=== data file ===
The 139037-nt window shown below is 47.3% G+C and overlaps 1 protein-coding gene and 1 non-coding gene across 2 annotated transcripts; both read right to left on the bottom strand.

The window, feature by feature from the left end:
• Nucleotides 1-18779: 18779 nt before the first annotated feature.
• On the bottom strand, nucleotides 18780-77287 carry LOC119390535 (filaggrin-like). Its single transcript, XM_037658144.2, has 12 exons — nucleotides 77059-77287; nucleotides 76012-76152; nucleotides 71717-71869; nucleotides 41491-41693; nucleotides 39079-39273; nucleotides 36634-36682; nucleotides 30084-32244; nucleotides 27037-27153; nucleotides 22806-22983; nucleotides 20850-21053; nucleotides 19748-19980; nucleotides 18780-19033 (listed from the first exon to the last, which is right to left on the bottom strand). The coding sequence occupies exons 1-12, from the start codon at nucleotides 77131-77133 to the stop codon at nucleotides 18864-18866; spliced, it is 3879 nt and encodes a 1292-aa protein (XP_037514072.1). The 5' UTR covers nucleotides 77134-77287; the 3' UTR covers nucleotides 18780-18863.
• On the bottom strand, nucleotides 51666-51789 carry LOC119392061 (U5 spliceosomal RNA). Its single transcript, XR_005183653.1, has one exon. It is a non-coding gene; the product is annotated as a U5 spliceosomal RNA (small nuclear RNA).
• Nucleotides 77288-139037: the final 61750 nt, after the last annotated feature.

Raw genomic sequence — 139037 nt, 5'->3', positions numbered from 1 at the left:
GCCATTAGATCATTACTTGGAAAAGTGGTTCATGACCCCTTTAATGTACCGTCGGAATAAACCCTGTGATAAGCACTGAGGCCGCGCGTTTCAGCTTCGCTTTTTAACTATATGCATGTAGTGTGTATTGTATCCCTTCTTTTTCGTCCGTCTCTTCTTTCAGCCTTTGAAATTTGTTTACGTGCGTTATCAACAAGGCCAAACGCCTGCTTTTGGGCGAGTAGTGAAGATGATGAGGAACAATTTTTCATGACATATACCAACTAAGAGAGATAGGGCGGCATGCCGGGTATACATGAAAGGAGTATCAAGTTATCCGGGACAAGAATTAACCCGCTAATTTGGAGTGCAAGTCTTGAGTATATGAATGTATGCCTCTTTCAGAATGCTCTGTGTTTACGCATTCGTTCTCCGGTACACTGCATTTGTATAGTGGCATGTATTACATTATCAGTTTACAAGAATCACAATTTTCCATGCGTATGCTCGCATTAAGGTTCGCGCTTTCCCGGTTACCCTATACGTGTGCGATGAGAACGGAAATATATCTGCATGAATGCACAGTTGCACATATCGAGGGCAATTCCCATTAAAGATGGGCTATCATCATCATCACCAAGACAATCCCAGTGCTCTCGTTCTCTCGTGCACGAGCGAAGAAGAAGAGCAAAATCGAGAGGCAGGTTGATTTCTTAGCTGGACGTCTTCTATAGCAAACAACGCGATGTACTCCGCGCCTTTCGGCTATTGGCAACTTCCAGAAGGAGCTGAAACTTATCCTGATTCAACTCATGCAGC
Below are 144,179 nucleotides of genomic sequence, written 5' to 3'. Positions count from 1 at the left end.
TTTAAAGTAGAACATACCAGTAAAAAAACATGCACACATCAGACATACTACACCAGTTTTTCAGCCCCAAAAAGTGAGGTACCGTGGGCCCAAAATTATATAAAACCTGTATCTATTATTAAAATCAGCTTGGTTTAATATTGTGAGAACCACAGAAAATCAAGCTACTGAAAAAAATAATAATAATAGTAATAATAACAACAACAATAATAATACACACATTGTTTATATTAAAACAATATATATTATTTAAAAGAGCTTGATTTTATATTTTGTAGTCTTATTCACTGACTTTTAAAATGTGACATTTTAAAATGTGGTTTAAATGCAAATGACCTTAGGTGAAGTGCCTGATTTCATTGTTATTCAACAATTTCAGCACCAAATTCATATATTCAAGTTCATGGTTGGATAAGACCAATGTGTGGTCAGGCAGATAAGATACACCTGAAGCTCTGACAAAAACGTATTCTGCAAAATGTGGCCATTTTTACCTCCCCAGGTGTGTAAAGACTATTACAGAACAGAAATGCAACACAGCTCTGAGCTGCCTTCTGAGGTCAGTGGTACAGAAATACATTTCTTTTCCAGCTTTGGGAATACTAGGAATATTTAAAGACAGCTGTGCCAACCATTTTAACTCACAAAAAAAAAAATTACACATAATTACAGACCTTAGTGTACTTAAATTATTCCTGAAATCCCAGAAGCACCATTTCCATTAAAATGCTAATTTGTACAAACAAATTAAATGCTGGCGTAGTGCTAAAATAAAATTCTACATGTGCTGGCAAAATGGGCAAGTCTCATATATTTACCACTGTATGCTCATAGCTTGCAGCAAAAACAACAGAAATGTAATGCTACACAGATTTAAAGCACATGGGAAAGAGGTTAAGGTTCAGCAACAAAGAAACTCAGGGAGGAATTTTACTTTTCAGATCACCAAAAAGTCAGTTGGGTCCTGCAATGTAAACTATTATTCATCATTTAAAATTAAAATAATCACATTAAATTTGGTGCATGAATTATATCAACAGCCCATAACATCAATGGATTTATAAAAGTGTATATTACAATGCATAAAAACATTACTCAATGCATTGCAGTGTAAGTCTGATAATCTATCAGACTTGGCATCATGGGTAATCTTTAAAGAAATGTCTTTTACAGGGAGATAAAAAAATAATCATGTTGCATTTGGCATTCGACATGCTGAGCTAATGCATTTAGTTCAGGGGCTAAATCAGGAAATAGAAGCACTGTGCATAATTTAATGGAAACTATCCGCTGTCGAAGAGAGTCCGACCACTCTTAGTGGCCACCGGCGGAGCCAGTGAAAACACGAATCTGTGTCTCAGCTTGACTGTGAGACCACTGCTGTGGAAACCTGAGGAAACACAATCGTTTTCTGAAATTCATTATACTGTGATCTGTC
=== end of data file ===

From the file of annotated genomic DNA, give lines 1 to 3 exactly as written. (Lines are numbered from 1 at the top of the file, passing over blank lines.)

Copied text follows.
The 139037-nt window shown below is 47.3% G+C and overlaps 1 protein-coding gene and 1 non-coding gene across 2 annotated transcripts; both read right to left on the bottom strand.

The window, feature by feature from the left end:
• Nucleotides 1-18779: 18779 nt before the first annotated feature.